Emergent Literacy: How To Prepare Your Child For Reading and Writing
How do we make sure to best support the early literacy, and exactly what is emergent literacy...?
When we think about investing in these early years of our child’s life, providing them with enriching environments, one of the many things that concern us is teaching them the foundational skills of reading and writing. These skills are often referred to by the term ‘literacy’.
Now, we know that the early years are of significant importance, rapid development happens in children and we need to encourage early literacy during that time.
But why does this task become so tiresome and painful for our tiny preschoolers?
Firstly, we are not sure of how to promote literacy in a developmentally appropriate manner, which means that our teaching is not in accordance with the way children learn at such a young age.
Secondly, we do not take advantage of the concept of Emergent Literacy and use it positively for our benefit. This concept was first introduced by a New Zealand Researcher, Mary Clay in 1966, describing various behaviours children demonstrate while interacting with print even before formal schooling starts. For most children in our literate society, learning to read and write begins very early in life. Even during the first few months of life, children come in contact with written language as their parents place soft alphabet blocks in their environment or read books to them.
These early contacts with print are the beginning of the lifelong learning process of reading and writing. By the age of two or three, children are able to recognize signs and symbols in surroundings and also start scribbling.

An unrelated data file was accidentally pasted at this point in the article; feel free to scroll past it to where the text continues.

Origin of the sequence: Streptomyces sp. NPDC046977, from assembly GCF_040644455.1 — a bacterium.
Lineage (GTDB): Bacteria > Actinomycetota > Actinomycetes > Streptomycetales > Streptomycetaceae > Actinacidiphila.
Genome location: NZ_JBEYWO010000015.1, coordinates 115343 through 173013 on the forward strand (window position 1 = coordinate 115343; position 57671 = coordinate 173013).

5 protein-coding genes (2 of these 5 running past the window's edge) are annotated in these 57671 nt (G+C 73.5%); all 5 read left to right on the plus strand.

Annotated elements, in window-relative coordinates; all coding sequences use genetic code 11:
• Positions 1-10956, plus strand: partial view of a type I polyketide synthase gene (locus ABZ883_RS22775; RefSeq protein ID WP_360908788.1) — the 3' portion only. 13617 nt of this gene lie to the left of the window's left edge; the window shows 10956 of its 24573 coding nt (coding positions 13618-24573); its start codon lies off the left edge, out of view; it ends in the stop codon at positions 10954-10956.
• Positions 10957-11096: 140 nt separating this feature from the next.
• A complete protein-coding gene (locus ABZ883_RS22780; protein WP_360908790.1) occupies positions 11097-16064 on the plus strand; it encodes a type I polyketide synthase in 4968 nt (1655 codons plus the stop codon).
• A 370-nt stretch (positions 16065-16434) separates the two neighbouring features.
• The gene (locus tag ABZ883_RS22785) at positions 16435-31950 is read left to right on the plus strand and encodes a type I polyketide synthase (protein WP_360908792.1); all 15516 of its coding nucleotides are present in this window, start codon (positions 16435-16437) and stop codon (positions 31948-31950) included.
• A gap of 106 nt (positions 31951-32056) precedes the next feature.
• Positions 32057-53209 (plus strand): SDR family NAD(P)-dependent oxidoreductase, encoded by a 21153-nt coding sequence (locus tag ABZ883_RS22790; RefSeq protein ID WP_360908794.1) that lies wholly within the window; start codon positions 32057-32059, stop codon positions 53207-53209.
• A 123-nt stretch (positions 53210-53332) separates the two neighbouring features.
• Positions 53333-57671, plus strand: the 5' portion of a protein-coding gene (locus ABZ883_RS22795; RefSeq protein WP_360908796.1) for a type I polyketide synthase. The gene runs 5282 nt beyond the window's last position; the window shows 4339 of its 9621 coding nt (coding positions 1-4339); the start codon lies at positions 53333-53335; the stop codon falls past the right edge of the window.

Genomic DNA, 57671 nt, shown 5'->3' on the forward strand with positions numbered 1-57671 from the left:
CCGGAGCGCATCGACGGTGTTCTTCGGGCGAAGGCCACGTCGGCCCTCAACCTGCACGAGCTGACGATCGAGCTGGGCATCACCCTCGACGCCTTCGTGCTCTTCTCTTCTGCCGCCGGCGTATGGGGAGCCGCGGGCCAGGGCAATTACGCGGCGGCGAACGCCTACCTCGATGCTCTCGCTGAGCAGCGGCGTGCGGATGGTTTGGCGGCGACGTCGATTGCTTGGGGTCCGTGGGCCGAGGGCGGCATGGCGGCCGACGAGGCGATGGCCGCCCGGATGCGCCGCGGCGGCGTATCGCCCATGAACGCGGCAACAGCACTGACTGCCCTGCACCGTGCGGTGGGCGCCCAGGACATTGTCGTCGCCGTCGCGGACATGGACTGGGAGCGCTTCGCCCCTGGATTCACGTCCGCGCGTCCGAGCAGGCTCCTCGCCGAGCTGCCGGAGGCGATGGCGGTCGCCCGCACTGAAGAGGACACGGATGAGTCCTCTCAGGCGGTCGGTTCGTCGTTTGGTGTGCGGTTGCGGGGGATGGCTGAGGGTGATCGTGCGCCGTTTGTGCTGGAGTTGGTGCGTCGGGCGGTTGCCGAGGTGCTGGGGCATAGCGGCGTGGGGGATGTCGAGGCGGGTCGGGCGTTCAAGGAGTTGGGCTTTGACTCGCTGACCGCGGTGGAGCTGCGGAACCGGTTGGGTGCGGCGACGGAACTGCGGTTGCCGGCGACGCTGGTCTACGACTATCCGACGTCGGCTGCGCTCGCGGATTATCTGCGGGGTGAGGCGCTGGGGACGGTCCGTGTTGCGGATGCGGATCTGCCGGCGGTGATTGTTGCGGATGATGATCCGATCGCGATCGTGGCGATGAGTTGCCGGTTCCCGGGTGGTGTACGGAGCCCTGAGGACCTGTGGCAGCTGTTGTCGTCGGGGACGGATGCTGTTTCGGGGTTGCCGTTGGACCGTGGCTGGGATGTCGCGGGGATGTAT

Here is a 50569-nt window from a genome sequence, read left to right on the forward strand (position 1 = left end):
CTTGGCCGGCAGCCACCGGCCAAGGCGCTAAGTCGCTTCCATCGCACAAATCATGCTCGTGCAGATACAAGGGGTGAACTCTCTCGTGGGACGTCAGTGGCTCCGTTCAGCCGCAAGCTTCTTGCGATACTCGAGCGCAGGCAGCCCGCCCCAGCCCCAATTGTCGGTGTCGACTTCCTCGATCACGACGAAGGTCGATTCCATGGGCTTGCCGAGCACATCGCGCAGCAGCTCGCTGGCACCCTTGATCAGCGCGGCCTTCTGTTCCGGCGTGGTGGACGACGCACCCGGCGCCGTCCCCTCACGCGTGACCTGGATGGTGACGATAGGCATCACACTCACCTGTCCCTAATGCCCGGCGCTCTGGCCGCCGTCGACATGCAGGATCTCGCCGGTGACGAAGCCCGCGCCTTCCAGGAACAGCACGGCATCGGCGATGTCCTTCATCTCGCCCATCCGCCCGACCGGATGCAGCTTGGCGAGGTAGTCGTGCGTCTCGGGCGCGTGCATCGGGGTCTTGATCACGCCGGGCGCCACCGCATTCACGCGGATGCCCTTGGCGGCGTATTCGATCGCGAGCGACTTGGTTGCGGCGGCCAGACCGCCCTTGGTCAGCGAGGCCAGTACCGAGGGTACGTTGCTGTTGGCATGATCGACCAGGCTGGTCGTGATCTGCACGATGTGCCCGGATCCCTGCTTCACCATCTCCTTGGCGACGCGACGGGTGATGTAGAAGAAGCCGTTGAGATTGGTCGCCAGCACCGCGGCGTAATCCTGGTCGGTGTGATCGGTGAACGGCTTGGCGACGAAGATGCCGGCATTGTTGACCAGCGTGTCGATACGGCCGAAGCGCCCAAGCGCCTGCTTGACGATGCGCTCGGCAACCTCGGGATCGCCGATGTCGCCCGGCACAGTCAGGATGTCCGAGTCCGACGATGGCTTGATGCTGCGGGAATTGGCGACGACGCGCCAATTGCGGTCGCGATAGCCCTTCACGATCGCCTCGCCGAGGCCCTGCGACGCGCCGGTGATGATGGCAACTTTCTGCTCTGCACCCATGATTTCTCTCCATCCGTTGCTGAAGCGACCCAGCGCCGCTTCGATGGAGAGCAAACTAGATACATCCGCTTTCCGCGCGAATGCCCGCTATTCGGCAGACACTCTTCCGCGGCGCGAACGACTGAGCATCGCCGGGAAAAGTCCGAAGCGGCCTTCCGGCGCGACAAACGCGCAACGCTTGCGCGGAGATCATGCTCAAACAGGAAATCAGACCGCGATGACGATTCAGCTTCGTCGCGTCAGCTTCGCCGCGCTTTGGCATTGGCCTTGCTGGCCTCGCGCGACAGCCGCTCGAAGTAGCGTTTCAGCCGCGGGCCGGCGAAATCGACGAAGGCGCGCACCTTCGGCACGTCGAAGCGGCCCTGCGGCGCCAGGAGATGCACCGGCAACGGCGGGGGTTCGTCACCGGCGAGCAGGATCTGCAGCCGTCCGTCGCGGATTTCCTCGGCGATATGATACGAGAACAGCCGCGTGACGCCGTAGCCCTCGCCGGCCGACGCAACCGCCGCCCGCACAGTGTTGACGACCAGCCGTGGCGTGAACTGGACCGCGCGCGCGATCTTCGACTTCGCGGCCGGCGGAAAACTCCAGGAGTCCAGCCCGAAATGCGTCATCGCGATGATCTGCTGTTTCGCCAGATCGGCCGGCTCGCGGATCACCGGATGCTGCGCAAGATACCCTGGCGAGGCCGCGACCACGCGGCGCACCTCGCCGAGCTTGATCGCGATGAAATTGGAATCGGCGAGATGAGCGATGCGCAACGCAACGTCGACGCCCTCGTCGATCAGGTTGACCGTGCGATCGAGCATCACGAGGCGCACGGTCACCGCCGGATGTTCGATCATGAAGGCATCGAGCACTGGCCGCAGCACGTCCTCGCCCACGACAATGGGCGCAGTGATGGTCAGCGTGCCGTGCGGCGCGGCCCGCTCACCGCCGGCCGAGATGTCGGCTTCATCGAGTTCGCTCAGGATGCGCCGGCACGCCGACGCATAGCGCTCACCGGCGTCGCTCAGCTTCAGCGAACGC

Language and literacy activity for preschoolers:Let’s understand how we can employ the basic principles of emergent literacy along with our Cognitive Head Start 101 Value Bundle to provide maximum learning and fun to our children while covering the essential stages of literacy development.
- Literacy learning happens in real-life situations
- Reading and writing develop concurrently and interrelatedly in young children.
- Children learn through active engagement, constructing their understanding of how written language works.
Reading together, discussions, asking questions, drawing connections with real life; all these foster engagement. Parents can follow up reading and video sessions with worksheets, all of which provide multiple stimuli to engage with. Activities like Spot the Difference are brilliant at evoking children’s curiosity which is extremely valuable for early literacy learning. Parents can also create interesting opportunities such as making a dinosaur museum together, playing restaurant game, etc. for more interaction around print and deeper learning. All this paves way for independent reading and writing in the future.
So, we hope that this overview on the concept of emergent literacy helps you understand children’s learning better. We wish you all the best in your worthwhile endeavor to teach foundational skills of literacy to our children.
If you're still looking to add some preschool literacy activity to your daily routine, and haven't yet checked out our printable early learning system Cognitive Head Start 101, then click here and do it now :)